Over the course of just two days, the strongly Zionist Jonathan Sacerdoti made four separate appearances on the BBC’s rolling news channel, BBC News 24, to give his assessment of the events leading up to Israel’s assault.
On each occasion, he was presented as a neutral expert on Palestine and Israel, the director of an independent think-tank, The Institute for Middle Eastern Democracy.
However, Sacerdoti is far from neutral on the subject of Israel.
He previously worked as director of public affairs at the Zionist Federation and, in 2012, he was elected to the International Division of the Board of Deputies of British Jews. The International Division’s primary work is to promote Israel.
In August 2011, the BBC’s “independent expert” spoke at a pro-Israel rally in Trafalgar Square organized by the British Israel Coalition and supported by the Israeli government, where he was pictured draped in a large Israeli flag.
None of this information was made available to the BBC News 24 audience. Viewers were kept in the dark as to his pro-Israel affiliations, while he was given authority and credence as a neutral expert by the BBC’s news anchors.
On Sacerdoti’s first BBC appearance on 14 November, the day Israel began its eight-day bombing of Gaza, the BBC presenter introduced an item taglined “Israeli Air Strikes.”
Turning to his studio guest, he said: “We can get more on this now and speak to Jonathan Sacerdoti, the director of the Institute for Middle Eastern Democracy.”
BBC News 24 viewers, given no information about Sacerdoti’s background, would have believed they were hearing a factual analysis from an independent think-tank expert.
In reality, what the BBC was giving them was a heavily biased personal opinion promoting Israel’s brutal assault.
This can only have advantaged the Israeli government and been of detriment to the Palestinians, as Sacerdoti used each of his four BBC appearances to defend Israel’s attack and denounce Gaza’s dead as “terrorist bodies.”
No commentator was interviewed alongside him to give the Palestinian point of view. The name of his supposedly neutral think-tank remained on the screen throughout his interviews.
Admission of wrongdoing
Palestine Solidarity Campaign (PSC) wrote to the BBC to ask why it was misleading viewers in this way. An eight-month correspondence ensued, with the BBC initially claiming it had reported in an “impartial, accurate and fair manner.”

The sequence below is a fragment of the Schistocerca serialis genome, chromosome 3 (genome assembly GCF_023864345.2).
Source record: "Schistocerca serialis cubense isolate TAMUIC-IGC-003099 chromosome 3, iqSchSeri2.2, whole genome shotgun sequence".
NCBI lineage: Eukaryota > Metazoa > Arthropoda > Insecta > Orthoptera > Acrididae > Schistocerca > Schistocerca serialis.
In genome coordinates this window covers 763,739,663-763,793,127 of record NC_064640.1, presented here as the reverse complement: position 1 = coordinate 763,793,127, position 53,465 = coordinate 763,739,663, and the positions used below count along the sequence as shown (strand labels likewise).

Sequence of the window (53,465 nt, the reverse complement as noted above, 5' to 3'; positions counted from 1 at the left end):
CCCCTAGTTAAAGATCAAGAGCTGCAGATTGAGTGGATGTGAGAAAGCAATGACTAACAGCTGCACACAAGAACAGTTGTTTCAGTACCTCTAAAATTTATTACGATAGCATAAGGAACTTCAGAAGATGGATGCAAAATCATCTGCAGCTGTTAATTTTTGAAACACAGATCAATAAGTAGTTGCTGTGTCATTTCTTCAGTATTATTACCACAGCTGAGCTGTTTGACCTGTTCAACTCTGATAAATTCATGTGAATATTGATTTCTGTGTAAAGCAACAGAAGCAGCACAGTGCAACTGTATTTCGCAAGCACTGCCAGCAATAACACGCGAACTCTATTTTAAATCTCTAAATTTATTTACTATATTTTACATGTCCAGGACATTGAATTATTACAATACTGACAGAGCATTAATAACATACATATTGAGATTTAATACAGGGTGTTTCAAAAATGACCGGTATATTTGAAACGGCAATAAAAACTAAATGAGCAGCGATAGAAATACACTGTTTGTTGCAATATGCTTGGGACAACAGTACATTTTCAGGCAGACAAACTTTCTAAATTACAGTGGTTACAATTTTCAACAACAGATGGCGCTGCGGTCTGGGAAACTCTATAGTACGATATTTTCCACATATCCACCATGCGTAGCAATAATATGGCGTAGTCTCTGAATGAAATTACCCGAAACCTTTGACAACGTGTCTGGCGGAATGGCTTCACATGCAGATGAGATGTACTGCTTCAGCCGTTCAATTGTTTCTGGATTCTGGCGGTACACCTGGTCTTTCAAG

However, PSC continued to insist that the BBC had breached its guidelines on impartiality by presenting a man with a clear pro-Israeli agenda as an independent spokesperson, a move which could only be of benefit to the Israeli government while disadvantaging the Palestinians.
PSC also informed the BBC that it had breached clause 1.2.3 of its editorial guidelines on accuracy, which state: “The BBC must not knowingly and materially mislead its audiences.”
The BBC was further challenged on the issue by Hilary Aked, who writes for Spinwatch, an organization which investigates the distortion of public debate by public relations, corporate and government propaganda.
Yet for nearly a year, the BBC continued to defend the fact that it had withheld vital information about one of its commentators from its news audience.
Finally, this week, it made a public admission that it had been wrong.
Breach of guidelines
In an online acknowledgement, the BBC writes: “Mr. Sacerdoti was introduced as the Director of the Institute for Middle Eastern Democracy, and it was not made clear that he is an active proponent of the Israeli viewpoint … viewers should have been made aware that he was not a neutral commentator.”
In a separate letter to PSC, Fraser Steel, head of editorial complaints at the BBC, said the broadcasts had breached the following clause in the BBC’s editorial guidelines on accuracy:
We should normally identify on-air and online sources of information and significant contributors, and provide their credentials, so that our audiences can judge their status.
Steel admitted that, during his appearances on News 24, Sacerdoti “offered an essentially pro-Israeli narrative and pro-Israeli analysis.”
However, Steel added that he did not believe there had been a breach of the BBC’s guidelines on impartiality, a decision which is currently being challenged by Aked.
Will the BBC be more careful in the future to ensure that its huge audiences are given full and accurate information about the people it invites to comment on matters of global importance?
In its online acknowledgement, the BBC writes:
The production team [of News 24] have been reminded of the importance of clearly summarizing the standpoint of any interviewee where it is relevant and not immediately clear from their position or the title of their organization.
But what about the rest of the BBC? Have all its production teams received the same reminder? On this, there is silence.